A cure for the H1N1 strand of swine flu has overtaken Viagra as the most spammed drug on the internet, according to medical experts.
Spam emails attempting to sell drug Tamiflu, a treatment for the swine influenza, have increased dramatically in recent months, according to the Royal Pharmaceutical Society, as a result of the recent H1N1 pandemic which originated in Mexico, South America.
According to the World Health Organisation, there have been more than 77,000 confirmed cases of swine flu, including 332 deaths to date and experts have raised concerns over the number of people now attempting to purchase the drug online.
“The whole field of counterfeit drugs is becoming a much bigger problem, not just with Tamiflu,” Sir Liam Donaldson, the British government’s chief medical officer, told the BBC.
“So my advice is don’t buy it, you don’t need to. We have got the biggest stockpile in the world and even worse than that you might end up with something that is poisonous and dangerous.”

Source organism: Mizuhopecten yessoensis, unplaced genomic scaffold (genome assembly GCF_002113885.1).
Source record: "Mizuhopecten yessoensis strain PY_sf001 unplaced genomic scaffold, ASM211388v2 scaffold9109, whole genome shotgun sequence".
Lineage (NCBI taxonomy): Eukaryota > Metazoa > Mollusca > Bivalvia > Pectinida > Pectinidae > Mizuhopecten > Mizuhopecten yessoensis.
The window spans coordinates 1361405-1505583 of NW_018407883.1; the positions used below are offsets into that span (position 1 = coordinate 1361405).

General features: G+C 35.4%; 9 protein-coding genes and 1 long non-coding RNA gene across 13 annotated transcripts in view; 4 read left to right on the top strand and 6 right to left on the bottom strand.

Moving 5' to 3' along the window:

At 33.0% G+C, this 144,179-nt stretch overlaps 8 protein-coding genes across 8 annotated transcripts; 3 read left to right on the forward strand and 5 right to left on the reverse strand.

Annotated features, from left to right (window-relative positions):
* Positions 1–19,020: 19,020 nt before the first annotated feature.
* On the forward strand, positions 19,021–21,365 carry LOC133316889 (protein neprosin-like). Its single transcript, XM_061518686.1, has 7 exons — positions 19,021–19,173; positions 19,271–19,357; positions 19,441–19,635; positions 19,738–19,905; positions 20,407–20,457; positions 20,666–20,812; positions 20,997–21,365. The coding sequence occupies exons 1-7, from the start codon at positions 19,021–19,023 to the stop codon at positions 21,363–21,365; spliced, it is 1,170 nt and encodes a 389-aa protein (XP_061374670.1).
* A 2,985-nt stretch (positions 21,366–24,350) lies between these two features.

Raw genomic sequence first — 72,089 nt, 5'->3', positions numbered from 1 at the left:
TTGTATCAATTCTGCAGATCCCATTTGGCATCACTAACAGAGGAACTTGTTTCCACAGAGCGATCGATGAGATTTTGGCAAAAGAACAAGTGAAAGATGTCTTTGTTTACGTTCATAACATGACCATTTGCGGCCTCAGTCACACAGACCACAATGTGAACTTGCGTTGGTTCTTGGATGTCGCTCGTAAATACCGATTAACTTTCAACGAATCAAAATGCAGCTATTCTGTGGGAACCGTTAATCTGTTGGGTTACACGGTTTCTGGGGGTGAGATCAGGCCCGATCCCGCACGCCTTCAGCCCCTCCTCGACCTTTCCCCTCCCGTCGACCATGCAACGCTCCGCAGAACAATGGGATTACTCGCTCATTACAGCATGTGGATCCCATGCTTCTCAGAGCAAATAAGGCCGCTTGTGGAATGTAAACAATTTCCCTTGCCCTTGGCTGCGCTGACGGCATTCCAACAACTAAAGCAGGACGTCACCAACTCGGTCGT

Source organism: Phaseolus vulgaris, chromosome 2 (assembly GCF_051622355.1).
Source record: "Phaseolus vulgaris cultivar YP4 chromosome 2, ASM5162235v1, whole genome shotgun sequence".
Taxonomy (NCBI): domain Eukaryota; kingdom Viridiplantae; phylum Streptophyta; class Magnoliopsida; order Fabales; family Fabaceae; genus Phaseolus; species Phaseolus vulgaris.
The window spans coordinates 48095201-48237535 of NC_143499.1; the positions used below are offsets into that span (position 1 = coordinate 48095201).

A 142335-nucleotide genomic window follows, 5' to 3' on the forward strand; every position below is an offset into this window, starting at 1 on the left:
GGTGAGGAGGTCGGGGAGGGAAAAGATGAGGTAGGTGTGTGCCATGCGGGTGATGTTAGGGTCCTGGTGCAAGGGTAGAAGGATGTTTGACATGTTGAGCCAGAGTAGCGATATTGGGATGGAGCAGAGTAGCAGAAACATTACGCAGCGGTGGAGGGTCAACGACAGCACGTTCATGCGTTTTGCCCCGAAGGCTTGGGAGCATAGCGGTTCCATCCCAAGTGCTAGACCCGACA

The RPS has also warned that users could be tempted to purchase drugs online in response to spam emails purporting to sell legitimate versions of the Tamiflu drug.
A spokesman, David Pruce, said: “We now think that Tamiflu is the most spammed medicine on the internet. It’s taken over from Viagra. Most of that Tamiflu could well be fake. If it’s fake it could range from simple sugar to rat poison.”
Spammers are also likely to use alternative spellings of the drug in an attempt to bypass email spam filters within various forms of antivirus software packages, using alternative names or deliberately altering the spelling.
Experts are advising computer users to update any antivirus software and email spam filters that they may have and to ensure that they do not purchase any swine-flu related drugs online.